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Oh Baby! Celebrating Breastfeeding Month

By Nicole Vaudrin, RDN, Stephanie Olzinski, RDN and Katelyn Millinor, LPC

“The American Academy of Pediatrics recommends exclusively breastfeeding until 6 months old.”

Around 60% of mothers do not breastfeed as long as they intend to due to various factors such as issues with lactation and latching, concerns about taking medications while breastfeeding, un-supportive work policies, cultural norms, and lack of family support.

Breastfeeding can help give babies a healthy start and build their immune systems, and may protect against obesity, diabetes, ear infections, asthma, digestive issues, and more. However, breastfeeding is not always easy and mothers often need extra support. 

Tips for mother and baby that will help with both nutrition and emotional well-being.

  • Worried baby isn’t getting enough? Milk quantity is a common stressor for most moms. If you’re worried about milk supply, be sure to maintain frequent feedings throughout the day. This is also a place to review your own nutrition. Most mothers need 400-500 extra calories per day while breastfeeding to provide the needed nutrition and energy to produce milk. As you are continuing your nutrition post-partum, try to focus on including whole grains (more fiber is better!), lean proteins, fruits and vegetables, and healthy fats (avocado, olive oil, nuts and seeds, fatty fish).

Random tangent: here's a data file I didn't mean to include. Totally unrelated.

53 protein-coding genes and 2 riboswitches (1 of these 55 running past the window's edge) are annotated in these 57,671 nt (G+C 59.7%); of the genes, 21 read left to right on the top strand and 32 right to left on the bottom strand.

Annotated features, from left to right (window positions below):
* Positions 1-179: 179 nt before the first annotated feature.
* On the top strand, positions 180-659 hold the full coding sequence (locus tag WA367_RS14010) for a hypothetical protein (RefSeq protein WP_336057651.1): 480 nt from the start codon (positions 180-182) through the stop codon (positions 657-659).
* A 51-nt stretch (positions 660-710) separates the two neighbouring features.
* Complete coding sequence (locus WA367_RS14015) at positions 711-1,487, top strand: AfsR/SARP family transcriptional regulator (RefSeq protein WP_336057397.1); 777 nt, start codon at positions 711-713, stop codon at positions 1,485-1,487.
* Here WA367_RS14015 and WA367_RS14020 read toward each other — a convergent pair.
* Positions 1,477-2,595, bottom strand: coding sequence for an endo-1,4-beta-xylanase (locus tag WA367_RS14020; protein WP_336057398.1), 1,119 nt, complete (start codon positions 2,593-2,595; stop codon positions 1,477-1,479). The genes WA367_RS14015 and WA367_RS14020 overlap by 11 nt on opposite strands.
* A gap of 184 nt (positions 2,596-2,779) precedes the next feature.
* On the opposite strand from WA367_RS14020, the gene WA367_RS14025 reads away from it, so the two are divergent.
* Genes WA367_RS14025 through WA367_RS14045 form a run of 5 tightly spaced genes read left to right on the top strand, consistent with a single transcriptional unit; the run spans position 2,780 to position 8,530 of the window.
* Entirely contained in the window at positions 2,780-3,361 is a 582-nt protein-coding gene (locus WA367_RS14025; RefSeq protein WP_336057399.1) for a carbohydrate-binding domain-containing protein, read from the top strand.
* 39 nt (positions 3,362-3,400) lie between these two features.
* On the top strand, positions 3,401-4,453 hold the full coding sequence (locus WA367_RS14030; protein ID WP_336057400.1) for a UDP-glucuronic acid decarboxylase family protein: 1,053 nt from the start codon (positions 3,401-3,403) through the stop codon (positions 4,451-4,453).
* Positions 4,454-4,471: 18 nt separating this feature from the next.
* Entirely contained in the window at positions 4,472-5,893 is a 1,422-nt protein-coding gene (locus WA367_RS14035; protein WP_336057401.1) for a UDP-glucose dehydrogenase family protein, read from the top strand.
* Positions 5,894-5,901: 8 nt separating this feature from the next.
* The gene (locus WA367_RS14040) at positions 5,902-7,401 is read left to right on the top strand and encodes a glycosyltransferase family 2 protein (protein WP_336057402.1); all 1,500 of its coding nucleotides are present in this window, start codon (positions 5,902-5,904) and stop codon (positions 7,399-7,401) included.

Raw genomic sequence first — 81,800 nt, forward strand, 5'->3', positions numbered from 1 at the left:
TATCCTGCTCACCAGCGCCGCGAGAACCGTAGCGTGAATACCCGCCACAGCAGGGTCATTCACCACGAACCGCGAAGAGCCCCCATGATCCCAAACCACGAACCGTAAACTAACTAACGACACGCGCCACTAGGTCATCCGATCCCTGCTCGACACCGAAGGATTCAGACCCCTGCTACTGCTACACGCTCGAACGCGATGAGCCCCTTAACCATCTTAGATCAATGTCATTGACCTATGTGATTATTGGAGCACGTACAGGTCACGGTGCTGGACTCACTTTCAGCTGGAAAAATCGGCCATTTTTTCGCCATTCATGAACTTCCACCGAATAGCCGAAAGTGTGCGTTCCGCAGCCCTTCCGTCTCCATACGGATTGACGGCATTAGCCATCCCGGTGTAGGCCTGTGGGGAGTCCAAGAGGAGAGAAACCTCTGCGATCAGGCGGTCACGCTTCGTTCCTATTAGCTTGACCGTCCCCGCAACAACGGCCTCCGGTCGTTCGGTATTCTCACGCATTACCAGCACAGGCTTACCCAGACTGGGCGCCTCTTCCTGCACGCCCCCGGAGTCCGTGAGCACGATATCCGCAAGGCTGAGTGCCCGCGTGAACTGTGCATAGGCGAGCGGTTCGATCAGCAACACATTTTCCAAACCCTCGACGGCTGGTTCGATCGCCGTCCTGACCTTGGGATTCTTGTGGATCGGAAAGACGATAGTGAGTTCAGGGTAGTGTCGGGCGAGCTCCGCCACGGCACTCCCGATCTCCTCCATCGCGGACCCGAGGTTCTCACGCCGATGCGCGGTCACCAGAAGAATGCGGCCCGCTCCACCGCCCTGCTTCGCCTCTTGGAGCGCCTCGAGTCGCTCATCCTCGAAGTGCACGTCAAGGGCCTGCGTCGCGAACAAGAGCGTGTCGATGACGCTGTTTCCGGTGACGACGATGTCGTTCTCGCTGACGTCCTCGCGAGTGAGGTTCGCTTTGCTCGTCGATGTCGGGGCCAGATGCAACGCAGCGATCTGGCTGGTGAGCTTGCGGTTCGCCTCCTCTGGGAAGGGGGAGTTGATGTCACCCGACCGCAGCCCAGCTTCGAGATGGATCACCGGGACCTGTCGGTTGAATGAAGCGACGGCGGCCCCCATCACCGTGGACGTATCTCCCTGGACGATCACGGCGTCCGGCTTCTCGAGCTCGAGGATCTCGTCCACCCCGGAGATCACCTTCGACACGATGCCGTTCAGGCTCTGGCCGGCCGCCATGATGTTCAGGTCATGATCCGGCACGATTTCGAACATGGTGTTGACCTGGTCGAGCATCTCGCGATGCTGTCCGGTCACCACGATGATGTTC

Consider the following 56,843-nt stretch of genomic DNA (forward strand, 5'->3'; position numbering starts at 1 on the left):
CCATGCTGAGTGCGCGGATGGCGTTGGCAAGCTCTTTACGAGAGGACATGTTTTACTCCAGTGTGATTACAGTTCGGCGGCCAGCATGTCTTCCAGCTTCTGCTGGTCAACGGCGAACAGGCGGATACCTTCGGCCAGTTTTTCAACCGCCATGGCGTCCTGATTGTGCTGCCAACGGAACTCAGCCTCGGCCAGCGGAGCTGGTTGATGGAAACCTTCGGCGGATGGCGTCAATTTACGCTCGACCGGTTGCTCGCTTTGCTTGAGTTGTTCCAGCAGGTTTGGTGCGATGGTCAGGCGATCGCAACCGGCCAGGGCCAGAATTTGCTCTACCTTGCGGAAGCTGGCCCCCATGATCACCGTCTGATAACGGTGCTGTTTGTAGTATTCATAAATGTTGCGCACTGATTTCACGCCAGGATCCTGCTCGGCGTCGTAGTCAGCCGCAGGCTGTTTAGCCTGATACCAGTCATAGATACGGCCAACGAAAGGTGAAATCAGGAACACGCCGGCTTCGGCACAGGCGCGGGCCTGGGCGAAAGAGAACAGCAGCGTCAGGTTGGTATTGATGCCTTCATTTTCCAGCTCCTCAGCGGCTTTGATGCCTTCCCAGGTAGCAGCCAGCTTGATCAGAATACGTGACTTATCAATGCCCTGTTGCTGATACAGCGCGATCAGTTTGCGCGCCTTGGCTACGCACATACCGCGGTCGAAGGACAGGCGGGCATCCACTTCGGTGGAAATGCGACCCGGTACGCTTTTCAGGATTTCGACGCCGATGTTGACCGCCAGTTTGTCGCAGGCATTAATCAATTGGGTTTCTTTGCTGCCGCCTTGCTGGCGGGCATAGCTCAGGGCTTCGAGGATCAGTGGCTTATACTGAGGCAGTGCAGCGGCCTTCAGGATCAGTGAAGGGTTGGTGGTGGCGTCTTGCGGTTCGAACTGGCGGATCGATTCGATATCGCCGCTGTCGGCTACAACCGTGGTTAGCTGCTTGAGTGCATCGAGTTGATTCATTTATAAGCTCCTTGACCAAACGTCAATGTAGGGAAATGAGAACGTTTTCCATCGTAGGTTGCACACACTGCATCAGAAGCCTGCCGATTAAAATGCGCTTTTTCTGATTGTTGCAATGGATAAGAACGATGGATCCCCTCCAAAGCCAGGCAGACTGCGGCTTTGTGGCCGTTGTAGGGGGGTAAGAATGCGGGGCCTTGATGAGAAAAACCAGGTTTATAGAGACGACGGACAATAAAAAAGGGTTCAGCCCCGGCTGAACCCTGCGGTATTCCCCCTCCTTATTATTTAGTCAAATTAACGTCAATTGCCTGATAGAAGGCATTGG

• It hurts! Soreness is to be expected at first, but breastfeeding shouldn’t hurt. Two of the most common issues are latching and engorgement. Mothers may need assistance from a lactation consultant to problem solve. Lactation consultants in the hospital are very beneficial to help a mother learn how to breastfeed, identify barriers, and work to remedy those barriers. Breastfeeding is a skill that both baby and mother must learn. If pain continues to be a concern, there are local breast feeding support groups to help mothers navigate through various difficulties.
  • It’s a lot of work! The pressure to breastfeed is high for new mothers. The mention of it starts in the prenatal period and it is often discussed as if there will be little to no issues. These messages are impactful and can be stressful. Often there is guilt or shame if a mother is unable to produce milk to feed her infant or if she chooses not to breast feed or pump. A lot of time can go into pumping, storing, and producing milk.
  • Going back to work or school? Pumping can be a great option to continue providing your baby with breastmilk. However some moms may experience lack of privacy or supportive work policies, and may struggle with the time needed throughout the day to pump and store.
  • You may experience increased stress. Some stressors of breastfeeding may include irritability, pain, concerns about privacy, lacking confidence, criticism, milk supply, or feeling unsupported or trapped. There are various ways to cope with breastfeeding stressors such as taking breaks (when it is safe to do so), deep breaths, exercise, talking to someone you trust, or joining a support group. Breastfeeding is natural but it doesn’t always come naturally. Remember, fed is best.

What can you do to learn more and support breastfeeding?

Support your local La Leche League: LLL is an international non-profit that supports and advocates for breastfeeding, including establishing human milk banks. LLL also has information on everything breastfeeding including pumping, reflux, biting, and more! https://www.LLLi.org/about/history/\

HonorHealth Centers for Breast Feeding Support:
Shea Medical Center
Call: 480-323-3638
Scottsdale Osborn Medical Center
Call: 480-882-4827